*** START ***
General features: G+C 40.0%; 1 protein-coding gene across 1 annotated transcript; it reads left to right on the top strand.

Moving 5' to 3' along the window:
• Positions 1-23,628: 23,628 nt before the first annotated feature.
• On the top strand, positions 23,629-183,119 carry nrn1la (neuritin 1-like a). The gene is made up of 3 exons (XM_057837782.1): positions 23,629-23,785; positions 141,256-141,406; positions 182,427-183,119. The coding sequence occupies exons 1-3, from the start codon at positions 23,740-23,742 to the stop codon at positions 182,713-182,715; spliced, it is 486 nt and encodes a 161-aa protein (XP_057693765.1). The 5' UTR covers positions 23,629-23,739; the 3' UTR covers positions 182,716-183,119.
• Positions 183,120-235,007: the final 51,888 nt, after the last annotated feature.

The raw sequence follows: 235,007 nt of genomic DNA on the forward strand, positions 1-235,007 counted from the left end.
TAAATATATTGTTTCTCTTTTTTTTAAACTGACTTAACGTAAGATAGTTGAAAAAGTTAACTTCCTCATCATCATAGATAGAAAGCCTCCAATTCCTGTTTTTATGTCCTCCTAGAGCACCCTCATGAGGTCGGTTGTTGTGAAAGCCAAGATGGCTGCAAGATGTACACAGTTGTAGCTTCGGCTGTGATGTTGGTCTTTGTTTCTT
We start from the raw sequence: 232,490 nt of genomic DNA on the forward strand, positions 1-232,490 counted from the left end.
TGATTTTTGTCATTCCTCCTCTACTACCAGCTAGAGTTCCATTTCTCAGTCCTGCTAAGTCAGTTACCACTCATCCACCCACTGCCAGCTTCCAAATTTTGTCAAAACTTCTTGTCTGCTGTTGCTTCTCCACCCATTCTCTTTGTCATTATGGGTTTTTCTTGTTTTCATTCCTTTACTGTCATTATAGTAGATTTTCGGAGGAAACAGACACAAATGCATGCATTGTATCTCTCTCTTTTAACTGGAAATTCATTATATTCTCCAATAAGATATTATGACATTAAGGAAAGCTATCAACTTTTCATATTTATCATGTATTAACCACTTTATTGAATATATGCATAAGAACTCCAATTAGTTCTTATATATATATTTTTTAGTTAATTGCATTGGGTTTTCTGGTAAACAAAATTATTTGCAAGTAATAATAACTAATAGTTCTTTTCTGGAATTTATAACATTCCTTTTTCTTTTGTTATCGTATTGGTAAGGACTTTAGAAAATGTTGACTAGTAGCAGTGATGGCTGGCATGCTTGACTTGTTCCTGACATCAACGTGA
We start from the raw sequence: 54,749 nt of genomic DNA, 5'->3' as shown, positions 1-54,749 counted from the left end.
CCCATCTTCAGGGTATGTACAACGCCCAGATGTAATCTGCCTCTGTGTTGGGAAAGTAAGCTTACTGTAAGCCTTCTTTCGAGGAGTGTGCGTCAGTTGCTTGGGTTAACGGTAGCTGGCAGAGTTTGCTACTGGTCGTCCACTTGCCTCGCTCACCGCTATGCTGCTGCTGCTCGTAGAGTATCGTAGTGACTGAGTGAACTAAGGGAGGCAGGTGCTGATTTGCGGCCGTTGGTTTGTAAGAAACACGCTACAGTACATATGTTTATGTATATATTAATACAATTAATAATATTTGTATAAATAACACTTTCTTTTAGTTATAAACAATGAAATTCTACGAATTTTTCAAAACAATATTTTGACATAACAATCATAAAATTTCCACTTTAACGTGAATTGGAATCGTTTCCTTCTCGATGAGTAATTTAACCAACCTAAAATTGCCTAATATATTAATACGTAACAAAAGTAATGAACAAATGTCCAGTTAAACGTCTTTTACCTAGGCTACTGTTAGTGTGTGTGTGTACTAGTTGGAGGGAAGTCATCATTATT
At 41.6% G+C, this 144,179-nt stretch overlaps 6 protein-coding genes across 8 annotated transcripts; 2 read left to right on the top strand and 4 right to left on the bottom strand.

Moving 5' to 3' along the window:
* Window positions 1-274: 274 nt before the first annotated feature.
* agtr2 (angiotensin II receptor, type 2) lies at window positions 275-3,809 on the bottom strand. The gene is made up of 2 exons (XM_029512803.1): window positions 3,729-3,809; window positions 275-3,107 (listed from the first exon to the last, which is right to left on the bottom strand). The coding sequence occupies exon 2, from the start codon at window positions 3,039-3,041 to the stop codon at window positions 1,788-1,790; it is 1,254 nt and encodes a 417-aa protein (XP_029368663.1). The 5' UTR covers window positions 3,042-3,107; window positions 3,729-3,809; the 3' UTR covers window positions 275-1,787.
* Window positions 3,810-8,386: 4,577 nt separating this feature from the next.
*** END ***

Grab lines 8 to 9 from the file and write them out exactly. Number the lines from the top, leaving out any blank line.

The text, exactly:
We start from the raw sequence: 232,490 nt of genomic DNA on the forward strand, positions 1-232,490 counted from the left end.
TGATTTTTGTCATTCCTCCTCTACTACCAGCTAGAGTTCCATTTCTCAGTCCTGCTAAGTCAGTTACCACTCATCCACCCACTGCCAGCTTCCAAATTTTGTCAAAACTTCTTGTCTGCTGTTGCTTCTCCACCCATTCTCTTTGTCATTATGGGTTTTTCTTGTTTTCATTCCTTTACTGTCATTATAGTAGATTTTCGGAGGAAACAGACACAAATGCATGCATTGTATCTCTCTCTTTTAACTGGAAATTCATTATATTCTCCAATAAGATATTATGACATTAAGGAAAGCTATCAACTTTTCATATTTATCATGTATTAACCACTTTATTGAATATATGCATAAGAACTCCAATTAGTTCTTATATATATATTTTTTAGTTAATTGCATTGGGTTTTCTGGTAAACAAAATTATTTGCAAGTAATAATAACTAATAGTTCTTTTCTGGAATTTATAACATTCCTTTTTCTTTTGTTATCGTATTGGTAAGGACTTTAGAAAATGTTGACTAGTAGCAGTGATGGCTGGCATGCTTGACTTGTTCCTGACATCAACGTGA